I studied abroad this past spring in Auckland, New Zealand with a program based out of Butler University. The five months I spent there were incredible, and I would emphatically encourage anyone with even the slightest interest in study abroad to DO IT. I lived in university housing with four other US American students from different parts of the country and attended classes at Auckland University. Some of the classes weren't too different from ones I've taken here (besides having more students, since Auckland is a huge school), but for one of them I learned and performed "traditional" Maori (New Zealand's first settlers) songs and dances. During which I became intimately aware of the "A for effort" concept. In addition to going to class, I traveled weekly and went hiking whenever I could (New Zealand is famous for its remarkable peaks--one of my favorites was Mount Doom from Lord of the Rings!). Other trips took me to hot water beaches (you could excavate sand to form a hot tub!) and other coastlines to surf, paddle, or see penguins and sea lions! From an anthropological standpoint, the trip was memorable in the sense that the country is still experiencing a lot of political and social tension due to its colonial past. This was present in many of the interactions in which I took part or observed, so I was continuously drawing upon anthropological knowledge to structure my understanding of situations or relationships.
Sara Field '11J: Quito, Ecuador
I studied abroad with SIT Ecuador: culture and development (now with a different name) in Fall of 2009. After a month long intensive Spanish course in a suburb of Quito, we lived in Quito for about a month taking courses as a group detailing development in the country, from Economic to cultural. Following Quito, our group of about 20 students split up to do Independent Study Projects (ISPs). All sections of the program involved living with amazing local homestay families. I spent the next month in Cuenca, 10 hours south of Quito, where I did a mini-ethnographic work and participant observation with an abused women's shelter. The program also has wonderful excursions, including ones to the Cloud Forest, the Amazon Rain Forest, and the coast. Ecuador is a lively and diverse country, and this program enabled me to learn about the history, development and current events in Ecuador in a very engaging way.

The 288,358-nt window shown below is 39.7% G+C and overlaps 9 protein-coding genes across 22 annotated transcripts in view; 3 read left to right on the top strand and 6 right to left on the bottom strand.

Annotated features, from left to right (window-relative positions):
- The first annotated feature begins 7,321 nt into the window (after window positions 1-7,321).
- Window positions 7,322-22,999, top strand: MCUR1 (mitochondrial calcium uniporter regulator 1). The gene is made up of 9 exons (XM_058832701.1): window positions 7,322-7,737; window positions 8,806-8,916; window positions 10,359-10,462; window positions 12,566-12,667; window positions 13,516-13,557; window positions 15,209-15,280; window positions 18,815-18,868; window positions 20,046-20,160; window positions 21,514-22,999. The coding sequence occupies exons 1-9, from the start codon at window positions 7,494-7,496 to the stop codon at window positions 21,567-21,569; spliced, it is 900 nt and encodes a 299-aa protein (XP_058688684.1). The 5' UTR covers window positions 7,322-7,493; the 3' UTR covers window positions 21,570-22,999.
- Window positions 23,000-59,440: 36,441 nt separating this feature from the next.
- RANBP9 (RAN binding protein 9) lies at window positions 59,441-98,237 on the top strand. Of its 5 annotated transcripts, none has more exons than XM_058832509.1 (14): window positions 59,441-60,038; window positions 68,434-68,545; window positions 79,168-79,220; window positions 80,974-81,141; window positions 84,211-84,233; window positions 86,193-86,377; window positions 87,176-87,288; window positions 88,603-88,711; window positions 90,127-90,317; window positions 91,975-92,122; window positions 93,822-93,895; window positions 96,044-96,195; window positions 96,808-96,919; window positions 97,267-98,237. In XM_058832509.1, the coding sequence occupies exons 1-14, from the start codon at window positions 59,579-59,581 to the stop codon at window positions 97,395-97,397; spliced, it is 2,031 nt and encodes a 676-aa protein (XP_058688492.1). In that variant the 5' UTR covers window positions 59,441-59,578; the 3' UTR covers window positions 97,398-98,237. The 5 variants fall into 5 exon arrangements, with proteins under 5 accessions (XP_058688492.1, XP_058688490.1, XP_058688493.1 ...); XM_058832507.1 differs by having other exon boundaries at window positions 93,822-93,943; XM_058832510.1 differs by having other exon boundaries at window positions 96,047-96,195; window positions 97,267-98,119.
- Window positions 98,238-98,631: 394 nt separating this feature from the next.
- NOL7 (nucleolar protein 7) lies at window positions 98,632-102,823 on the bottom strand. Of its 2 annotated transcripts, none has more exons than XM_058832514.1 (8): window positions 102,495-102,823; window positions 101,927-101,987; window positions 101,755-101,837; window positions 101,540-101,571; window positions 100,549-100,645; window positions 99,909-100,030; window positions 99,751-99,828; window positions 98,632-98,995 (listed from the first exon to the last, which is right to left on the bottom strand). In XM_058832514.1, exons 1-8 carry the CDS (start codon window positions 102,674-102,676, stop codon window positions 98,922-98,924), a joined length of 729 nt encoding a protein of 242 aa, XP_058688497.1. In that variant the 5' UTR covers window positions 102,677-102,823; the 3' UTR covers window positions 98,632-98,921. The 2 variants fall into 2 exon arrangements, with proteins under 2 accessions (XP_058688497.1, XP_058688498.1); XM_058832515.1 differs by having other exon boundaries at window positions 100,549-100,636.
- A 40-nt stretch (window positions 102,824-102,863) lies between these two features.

Loretta Biss '10: Quito, Ecuador
I studied abroad last semester in Quito, Ecuador with a Duke University program called Duke in the Andes. It was an absolutely wonderful experience, and I think it is perfect for an anthropology student. I attended 4 classes at an Ecuadorian university, lived with a host family, and volunteered at an elementary school for indigenous children. In addition to our time in Quito, the program featured four trips to different areas around Ecuador: an indigenous community in the mountains, the Amazon forest, the coastal region, and the Galapagos Islands. All of these trips were amazing, and I learned so much about the diverse peoples of Ecuador: the indigenous groups of the mountains, rain forest, and coast, as well as the Afro-Ecuadorian community.
Audrey Jacobs '10: International Honors Program
I'm currently studying abroad with the International Honors Program. They do multi-country semester and year abroad programs based around a certain area of study. For example, my program is Health and Community.
Caity Murphy '10: Rabat, Morocco
My program is CIEE: Language and Culture in Rabat, Morocco. Morocco is an
ideal place for anthro majors to study abroad, with four major languages
(French, Arabic, English, and Berber) and cultural influences from the Middle
East, Africa, and Europe. You have the choice of living with a family or the
dormitories of Mohammed V Universtiy; I strongly recommend living with a host
family for the cultural and linguistic immersion.
Hanna Noel '10: Dakar, Senegal
Last semester I studied in Senegal with the CIEE in Dakar program. It allows you to choose from a wide range of courses including Wolof, Senegalese culture, religion, literature, etc. while living with a host family, immersing yourself in the local culture and falling in love with the country of "Teranga" (hospitality).